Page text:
Why does clutter make it more difficult to focus? A 2011 study from The Journal of Neuroscience showed that clutter results in overstimulation, decreasing focus and the ability to concentrate. The absence of clutter reduces that stimuli, enabling better focus and concentration. 

In addition, the act of cleaning itself can have a calming effect caused by engaging your mind in a repetitive activity. It increases the sense of certainty and control in the environment, reducing anxiety.

A clean home has also been found to improve a person’s sense of accomplishment and satisfaction. 

The Physical Benefits of Cleanliness

If you identify more with the messy scenario from the intro, your clutter could be affecting not just your mental health but your physical health as well. 

The 2010 study from Personality and Social Psychology Bulletin found that women in cluttered living spaces were more likely to experience fatigue and depression than their cleaner counterparts. 

Women in cluttered and messy spaces also had increased cortisol, which  can wreak havoc on our bodies. High cortisol can contribute to, among other things:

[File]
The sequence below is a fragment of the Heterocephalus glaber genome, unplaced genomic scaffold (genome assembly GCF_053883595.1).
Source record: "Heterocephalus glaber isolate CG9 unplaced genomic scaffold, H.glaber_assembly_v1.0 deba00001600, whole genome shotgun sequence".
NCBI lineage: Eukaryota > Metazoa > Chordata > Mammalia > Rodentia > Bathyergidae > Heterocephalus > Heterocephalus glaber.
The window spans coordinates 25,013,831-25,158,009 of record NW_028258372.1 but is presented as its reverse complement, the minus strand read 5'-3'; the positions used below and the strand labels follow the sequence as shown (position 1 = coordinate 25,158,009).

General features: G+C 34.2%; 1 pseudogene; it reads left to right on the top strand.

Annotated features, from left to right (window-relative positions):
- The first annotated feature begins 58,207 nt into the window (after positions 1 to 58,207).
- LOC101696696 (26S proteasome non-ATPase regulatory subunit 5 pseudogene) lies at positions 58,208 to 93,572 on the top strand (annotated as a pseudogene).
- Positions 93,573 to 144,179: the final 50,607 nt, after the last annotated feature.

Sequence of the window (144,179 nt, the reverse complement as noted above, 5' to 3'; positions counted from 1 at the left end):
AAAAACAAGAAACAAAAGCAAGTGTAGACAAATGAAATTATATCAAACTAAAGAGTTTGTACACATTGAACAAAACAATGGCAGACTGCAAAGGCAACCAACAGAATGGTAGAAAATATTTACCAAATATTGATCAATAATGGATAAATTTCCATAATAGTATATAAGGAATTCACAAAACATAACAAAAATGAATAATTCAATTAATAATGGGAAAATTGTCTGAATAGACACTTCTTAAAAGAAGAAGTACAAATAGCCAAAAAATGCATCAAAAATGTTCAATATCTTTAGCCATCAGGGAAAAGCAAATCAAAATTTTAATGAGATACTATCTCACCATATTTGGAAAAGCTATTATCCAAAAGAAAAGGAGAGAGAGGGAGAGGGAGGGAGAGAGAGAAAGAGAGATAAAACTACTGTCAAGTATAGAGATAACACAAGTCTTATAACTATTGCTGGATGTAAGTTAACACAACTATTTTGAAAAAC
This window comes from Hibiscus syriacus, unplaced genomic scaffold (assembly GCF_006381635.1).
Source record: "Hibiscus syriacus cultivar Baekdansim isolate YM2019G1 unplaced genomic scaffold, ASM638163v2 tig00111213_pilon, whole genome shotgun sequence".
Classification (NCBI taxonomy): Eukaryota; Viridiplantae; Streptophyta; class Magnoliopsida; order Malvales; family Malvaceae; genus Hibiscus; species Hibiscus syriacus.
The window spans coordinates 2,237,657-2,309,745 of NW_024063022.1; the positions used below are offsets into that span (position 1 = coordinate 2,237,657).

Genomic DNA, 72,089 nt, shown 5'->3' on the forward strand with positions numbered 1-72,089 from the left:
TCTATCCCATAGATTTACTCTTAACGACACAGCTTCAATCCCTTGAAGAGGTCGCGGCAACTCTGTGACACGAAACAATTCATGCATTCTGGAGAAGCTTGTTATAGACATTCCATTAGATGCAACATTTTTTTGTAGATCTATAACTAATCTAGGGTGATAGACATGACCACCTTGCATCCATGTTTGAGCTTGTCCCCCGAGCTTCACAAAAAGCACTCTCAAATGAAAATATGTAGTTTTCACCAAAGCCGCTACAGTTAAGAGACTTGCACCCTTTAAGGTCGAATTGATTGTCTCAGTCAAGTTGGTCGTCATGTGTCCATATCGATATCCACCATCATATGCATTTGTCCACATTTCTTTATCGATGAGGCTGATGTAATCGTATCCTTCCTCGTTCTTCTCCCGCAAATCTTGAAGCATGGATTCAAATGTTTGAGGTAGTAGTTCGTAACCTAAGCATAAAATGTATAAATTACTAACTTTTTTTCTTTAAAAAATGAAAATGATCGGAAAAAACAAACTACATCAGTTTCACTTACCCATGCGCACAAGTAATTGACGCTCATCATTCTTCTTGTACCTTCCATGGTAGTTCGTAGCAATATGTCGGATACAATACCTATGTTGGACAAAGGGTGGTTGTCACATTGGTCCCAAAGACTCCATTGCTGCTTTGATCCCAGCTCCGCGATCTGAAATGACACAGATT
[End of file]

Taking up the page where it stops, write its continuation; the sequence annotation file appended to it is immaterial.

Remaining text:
• Fatigue, Irritability, and headaches
  • Intestinal problems, such as constipation, bloating or diarrhea
  • Anxiety or depression
  • Weight gain
  • Increased blood pressure
  • Low libido, erectile dysfunction or problems with regular ovulation or menstrual periods
  • Poor sleep
  • Muscle pain or tension in the head, neck, jaw, or back
bedroom with lots of blankets, plants, and artwork
A clean home is a predictor of better physical health

A 2000 study in St. Louis showed that people with cleaner homes had greater levels of health. 

“The data demonstrated that the interior condition of the home was an instrumental factor affecting the physical health of the study subjects. That is, those with cleaner houses reported greater levels of health compared to those with more cluttered homes”

In this study, cleanliness was a predictor of good health. Those two things might seem unrelated but it makes perfect sense to me – when my home is uncluttered my mind is uncluttered, and when my mind is uncluttered I’m more likely to plan healthy meals and exercise.